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by Frank Bowman

Missouri has been agog for the past 36 hours over the publication of a report by a special committee of the Missouri House of Representatives detailing allegations of sexual infidelity and, perhaps, sexual crime by Governor Eric Greitens.  Yesterday, I discussed the particulars of the report and and concluded that the story of the woman at the center of the affair, if believed, arguably describes both criminal violations and impeachable offenses.

I return today to amplify on the question of impeachability.  Were I one of Mr. Greitens’ lawyers, I might argue that, even if everything his former stylist said is true and thus that he technically committed criminal sexual offenses, the conduct occurred long before he was elected and thus cannot be the subject of impeachment.

To this there are at least two possible responses:

First, the Missouri constitution places no temporal limit on impeachable conduct.  Article I, Section 7, lists as impeachable conduct “crimes, misconduct, habitual drunkenness, willful neglect of duty, corruption in office, incompetency, or any offense involving moral turpitude or oppression in office.”  Of course, about half of the items on this list unmistakably refer to official misbehavior — “willful neglect of duty, corruption in office … or oppression in office.”

And the phrasing of the passage strongly implies that several of the other listed items are meant to have an official nexus, as well. For example, were I the governor’s lawyer, I’d argue that impeaching a state official for “incompetency” only makes sense if he or she is “incompetent” at performing the functions of state office.  One wouldn’t impeach a judge or a governor for inability to play the saxaphone or grill a steak.  Similarly, I’d suggest that “habitual drunkenness” before, but not during, an officeholder’s term can’t possibly be a sound reason to impeach.

Likewise, the governor’s lawyer’s might contend that the most plausible reading of “any offense involving moral turpitude or oppression in office” is that offenses involving moral turpitude also have to occur at least while the official is “in office,” and better still, in connection with official duties.  Personally, I don’t find the last part of that construction very compelling; it seems more likely to me that the drafters meant that any offense involving “moral turpitude,” regardless of its direct connection to official duties, could trigger impeachment.  The question of whether the morally turpitudinous behavior has to happen during the officeholder’s term seems to me more uncertain.

But the textual problem for Mr. Greitens’ defenders is that the constitutional list of impeachable conduct contains several items that are neither logically or gramatically restricted to the officeholder’s term.  The list starts with the words “crimes [and] misconduct,” and those terms aren’t obviously modified in any way that limits them to the period following assumption of official duties.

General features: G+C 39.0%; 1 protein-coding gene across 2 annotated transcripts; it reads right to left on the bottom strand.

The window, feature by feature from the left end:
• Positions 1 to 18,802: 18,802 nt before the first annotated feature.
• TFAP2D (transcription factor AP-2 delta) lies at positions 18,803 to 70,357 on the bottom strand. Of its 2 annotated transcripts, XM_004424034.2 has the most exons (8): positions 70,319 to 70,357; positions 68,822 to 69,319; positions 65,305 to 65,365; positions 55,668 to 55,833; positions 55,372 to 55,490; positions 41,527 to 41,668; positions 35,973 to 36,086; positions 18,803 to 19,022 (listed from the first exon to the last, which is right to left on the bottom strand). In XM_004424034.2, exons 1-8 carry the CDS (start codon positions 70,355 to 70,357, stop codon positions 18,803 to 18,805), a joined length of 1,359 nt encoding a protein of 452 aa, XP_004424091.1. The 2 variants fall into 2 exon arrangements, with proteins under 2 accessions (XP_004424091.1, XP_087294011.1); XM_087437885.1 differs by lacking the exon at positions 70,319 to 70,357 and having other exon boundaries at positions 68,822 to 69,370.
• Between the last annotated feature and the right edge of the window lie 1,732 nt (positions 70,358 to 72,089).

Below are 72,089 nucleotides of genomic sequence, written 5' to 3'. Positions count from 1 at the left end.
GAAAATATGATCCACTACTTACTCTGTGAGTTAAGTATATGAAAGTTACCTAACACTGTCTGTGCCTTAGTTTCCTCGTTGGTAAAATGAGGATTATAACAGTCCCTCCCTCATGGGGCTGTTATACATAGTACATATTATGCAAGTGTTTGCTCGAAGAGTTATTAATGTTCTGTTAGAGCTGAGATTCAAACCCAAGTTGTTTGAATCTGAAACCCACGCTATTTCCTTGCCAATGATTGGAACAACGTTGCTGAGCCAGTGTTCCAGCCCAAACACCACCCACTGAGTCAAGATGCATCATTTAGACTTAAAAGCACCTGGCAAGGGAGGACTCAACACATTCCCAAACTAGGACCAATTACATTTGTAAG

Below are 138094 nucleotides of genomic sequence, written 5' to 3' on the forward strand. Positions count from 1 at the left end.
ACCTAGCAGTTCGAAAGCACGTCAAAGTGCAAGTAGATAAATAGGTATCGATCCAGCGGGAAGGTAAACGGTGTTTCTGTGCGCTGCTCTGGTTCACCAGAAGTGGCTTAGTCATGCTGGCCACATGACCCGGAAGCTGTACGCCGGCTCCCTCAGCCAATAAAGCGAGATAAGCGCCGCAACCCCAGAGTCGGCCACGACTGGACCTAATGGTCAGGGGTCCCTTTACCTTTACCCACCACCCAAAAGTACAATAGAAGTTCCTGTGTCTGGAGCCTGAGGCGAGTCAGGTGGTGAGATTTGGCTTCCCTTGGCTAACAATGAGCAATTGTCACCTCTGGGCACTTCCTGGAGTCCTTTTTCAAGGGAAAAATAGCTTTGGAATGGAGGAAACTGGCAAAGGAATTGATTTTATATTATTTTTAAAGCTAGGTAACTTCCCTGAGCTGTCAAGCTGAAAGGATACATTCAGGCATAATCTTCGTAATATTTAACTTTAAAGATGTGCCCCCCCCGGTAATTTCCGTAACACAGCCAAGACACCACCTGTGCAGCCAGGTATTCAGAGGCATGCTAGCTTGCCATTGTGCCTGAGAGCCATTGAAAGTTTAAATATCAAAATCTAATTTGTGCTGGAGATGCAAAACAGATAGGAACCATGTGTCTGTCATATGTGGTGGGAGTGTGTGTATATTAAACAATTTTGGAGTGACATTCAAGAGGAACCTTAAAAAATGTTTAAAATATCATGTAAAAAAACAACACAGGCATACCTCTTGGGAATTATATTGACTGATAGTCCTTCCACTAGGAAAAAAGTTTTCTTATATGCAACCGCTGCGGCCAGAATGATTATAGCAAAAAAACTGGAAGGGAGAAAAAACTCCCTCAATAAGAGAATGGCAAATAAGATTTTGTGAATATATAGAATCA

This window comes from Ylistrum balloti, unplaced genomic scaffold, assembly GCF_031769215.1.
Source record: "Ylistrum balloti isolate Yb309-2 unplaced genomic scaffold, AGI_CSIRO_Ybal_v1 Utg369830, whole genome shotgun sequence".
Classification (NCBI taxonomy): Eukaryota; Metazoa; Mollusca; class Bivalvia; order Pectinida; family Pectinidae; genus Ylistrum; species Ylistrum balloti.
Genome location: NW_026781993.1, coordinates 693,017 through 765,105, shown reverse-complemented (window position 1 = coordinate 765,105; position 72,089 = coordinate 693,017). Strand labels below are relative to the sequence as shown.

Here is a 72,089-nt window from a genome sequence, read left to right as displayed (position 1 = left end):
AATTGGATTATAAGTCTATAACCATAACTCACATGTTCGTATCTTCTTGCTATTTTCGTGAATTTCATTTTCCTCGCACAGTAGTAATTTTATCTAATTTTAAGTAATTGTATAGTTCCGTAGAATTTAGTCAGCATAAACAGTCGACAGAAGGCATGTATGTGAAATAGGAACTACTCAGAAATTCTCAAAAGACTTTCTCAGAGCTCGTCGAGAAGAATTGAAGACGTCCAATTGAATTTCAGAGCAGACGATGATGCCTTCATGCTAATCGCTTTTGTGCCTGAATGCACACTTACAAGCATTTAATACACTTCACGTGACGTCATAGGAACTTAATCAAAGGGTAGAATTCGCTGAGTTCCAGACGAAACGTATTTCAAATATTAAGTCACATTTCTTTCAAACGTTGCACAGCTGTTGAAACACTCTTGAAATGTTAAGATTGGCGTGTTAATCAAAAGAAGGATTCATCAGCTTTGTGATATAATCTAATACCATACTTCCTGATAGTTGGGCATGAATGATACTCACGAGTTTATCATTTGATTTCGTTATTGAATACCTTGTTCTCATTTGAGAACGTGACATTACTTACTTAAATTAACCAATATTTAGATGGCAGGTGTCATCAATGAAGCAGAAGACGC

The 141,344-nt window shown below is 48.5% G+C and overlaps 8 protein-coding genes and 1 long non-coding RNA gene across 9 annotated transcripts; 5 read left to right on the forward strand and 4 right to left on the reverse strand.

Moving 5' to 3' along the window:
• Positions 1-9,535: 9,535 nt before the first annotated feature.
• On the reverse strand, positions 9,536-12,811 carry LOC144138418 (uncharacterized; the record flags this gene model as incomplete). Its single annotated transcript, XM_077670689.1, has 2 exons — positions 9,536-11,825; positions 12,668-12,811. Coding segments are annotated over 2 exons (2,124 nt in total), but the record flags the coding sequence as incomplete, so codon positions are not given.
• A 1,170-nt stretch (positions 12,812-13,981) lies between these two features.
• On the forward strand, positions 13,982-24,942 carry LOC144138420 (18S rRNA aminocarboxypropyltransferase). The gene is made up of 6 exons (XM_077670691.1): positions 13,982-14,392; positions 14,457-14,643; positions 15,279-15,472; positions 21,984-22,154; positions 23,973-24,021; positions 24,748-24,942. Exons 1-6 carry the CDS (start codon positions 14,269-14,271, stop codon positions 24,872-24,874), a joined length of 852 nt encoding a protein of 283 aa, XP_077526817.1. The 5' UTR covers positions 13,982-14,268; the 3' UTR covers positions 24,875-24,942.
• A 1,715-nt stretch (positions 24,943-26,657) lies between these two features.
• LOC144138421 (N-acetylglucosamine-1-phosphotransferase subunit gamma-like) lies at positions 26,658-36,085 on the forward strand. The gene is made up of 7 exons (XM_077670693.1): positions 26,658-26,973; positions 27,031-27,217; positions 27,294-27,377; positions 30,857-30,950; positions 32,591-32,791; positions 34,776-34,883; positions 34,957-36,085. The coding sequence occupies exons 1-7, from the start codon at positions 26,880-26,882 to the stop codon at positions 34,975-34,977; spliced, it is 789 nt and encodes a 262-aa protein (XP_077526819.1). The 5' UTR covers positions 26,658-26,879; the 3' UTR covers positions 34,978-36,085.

My second objection to an argument that a governor can’t be impeached for conduct that predates his inauguration is that, as a matter of sound policy, that can’t be right.  If it were to be discovered that a governor had bribed election officials to help secure election, or that a judge had bribed the governor to secure appointment to the bench, no one would suppose that the governor or the judge couldn’t be impeached on that basis, even though the conduct occurred before he or she took office.

The governor’s defenders might respond by conceding that pre-inaugural misconduct can count, but only if it was directly related to the electoral or appointive process by which office was attained.  But that, too, is plainly an unduly restrictive rule.

Suppose a sitting governor were found to have accepted bribes while he occupied a previous state position, or that he had committed murder six months before his election.  Would anyone seriously suggest that such a governor could not be impeached and removed?  The necessity of impeachment in such a case is made manifest by the multiple Missouri cases that have held that the only means of removing a constitutional officer is impeachment, regardless of whether such officer has also been convicted of a crime. In short, if we can’t impeach a criminal governor, we’re stuck with him until his term expires.  And that can’t be right.

My bottom line on all this is that the language of the Missouri constitution does not prohibit impeachment for pre-inaugural conduct.  Rather, the issue remains whether the House of Representatives considers the officeholder’s conduct violative of law and sufficiently egregious to merit removal.